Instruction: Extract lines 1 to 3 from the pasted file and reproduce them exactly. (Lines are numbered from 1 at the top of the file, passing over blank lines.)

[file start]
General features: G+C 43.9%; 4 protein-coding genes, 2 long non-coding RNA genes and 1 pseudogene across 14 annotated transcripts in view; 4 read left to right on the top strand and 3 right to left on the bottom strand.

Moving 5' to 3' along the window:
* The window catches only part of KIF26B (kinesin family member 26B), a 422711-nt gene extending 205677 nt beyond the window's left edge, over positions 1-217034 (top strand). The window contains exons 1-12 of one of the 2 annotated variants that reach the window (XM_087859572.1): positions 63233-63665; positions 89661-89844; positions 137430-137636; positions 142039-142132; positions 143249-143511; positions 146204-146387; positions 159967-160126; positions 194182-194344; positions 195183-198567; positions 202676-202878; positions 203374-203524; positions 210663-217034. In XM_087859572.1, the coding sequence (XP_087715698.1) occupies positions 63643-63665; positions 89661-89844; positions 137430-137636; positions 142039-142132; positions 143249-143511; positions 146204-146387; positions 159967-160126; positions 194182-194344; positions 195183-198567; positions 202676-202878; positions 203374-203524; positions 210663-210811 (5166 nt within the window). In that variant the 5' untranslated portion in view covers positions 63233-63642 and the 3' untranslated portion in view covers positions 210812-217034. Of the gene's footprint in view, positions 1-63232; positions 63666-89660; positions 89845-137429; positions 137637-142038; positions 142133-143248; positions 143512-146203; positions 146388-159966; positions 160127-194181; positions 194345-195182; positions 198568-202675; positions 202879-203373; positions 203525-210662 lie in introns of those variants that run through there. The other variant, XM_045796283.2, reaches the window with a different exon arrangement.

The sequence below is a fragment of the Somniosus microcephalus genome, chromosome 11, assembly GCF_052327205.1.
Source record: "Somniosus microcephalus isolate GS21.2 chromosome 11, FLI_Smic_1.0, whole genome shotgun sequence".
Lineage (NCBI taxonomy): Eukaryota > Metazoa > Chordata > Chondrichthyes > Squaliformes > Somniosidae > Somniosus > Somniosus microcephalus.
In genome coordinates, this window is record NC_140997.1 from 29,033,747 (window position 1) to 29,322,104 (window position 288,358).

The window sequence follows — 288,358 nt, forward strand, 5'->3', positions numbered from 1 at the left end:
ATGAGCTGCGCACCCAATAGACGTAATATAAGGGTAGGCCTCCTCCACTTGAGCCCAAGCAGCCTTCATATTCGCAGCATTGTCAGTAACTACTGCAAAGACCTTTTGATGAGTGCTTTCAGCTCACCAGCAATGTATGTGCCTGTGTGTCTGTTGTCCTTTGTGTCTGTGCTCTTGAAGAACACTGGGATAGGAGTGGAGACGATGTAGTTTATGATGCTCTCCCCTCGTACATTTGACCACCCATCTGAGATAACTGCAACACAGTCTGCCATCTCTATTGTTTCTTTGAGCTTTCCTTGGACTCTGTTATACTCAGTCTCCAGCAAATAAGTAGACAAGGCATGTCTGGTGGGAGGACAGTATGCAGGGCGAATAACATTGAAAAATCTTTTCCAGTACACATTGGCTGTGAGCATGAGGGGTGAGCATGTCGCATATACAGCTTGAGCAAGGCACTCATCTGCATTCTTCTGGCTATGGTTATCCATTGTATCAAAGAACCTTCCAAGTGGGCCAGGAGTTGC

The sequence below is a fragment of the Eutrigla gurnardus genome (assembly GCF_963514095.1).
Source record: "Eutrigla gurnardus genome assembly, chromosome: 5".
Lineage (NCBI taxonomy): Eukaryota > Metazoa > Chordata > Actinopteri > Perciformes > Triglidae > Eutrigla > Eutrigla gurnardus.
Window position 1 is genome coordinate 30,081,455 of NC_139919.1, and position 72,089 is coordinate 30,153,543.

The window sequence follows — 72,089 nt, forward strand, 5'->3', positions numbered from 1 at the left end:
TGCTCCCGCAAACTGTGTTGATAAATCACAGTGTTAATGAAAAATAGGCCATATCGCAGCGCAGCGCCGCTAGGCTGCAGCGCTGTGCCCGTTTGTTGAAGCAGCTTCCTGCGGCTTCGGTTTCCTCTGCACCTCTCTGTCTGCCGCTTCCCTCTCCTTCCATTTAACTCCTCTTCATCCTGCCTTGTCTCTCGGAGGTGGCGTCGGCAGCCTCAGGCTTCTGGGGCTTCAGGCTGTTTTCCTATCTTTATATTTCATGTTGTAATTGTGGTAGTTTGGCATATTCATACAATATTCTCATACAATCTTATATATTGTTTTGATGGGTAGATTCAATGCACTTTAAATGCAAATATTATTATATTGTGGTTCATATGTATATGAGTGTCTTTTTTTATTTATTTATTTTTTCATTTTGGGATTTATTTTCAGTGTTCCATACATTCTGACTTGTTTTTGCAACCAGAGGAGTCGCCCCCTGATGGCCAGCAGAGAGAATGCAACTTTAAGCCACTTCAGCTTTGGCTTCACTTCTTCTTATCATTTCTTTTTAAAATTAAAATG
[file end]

General features: G+C 43.9%; 4 protein-coding genes, 2 long non-coding RNA genes and 1 pseudogene across 14 annotated transcripts in view; 4 read left to right on the top strand and 3 right to left on the bottom strand.

Moving 5' to 3' along the window:
* The window catches only part of KIF26B (kinesin family member 26B), a 422711-nt gene extending 205677 nt beyond the window's left edge, over positions 1-217034 (top strand). The window contains exons 1-12 of one of the 2 annotated variants that reach the window (XM_087859572.1): positions 63233-63665; positions 89661-89844; positions 137430-137636; positions 142039-142132; positions 143249-143511; positions 146204-146387; positions 159967-160126; positions 194182-194344; positions 195183-198567; positions 202676-202878; positions 203374-203524; positions 210663-217034. In XM_087859572.1, the coding sequence (XP_087715698.1) occupies positions 63643-63665; positions 89661-89844; positions 137430-137636; positions 142039-142132; positions 143249-143511; positions 146204-146387; positions 159967-160126; positions 194182-194344; positions 195183-198567; positions 202676-202878; positions 203374-203524; positions 210663-210811 (5166 nt within the window). In that variant the 5' untranslated portion in view covers positions 63233-63642 and the 3' untranslated portion in view covers positions 210812-217034. Of the gene's footprint in view, positions 1-63232; positions 63666-89660; positions 89845-137429; positions 137637-142038; positions 142133-143248; positions 143512-146203; positions 146388-159966; positions 160127-194181; positions 194345-195182; positions 198568-202675; positions 202879-203373; positions 203525-210662 lie in introns of those variants that run through there. The other variant, XM_045796283.2, reaches the window with a different exon arrangement.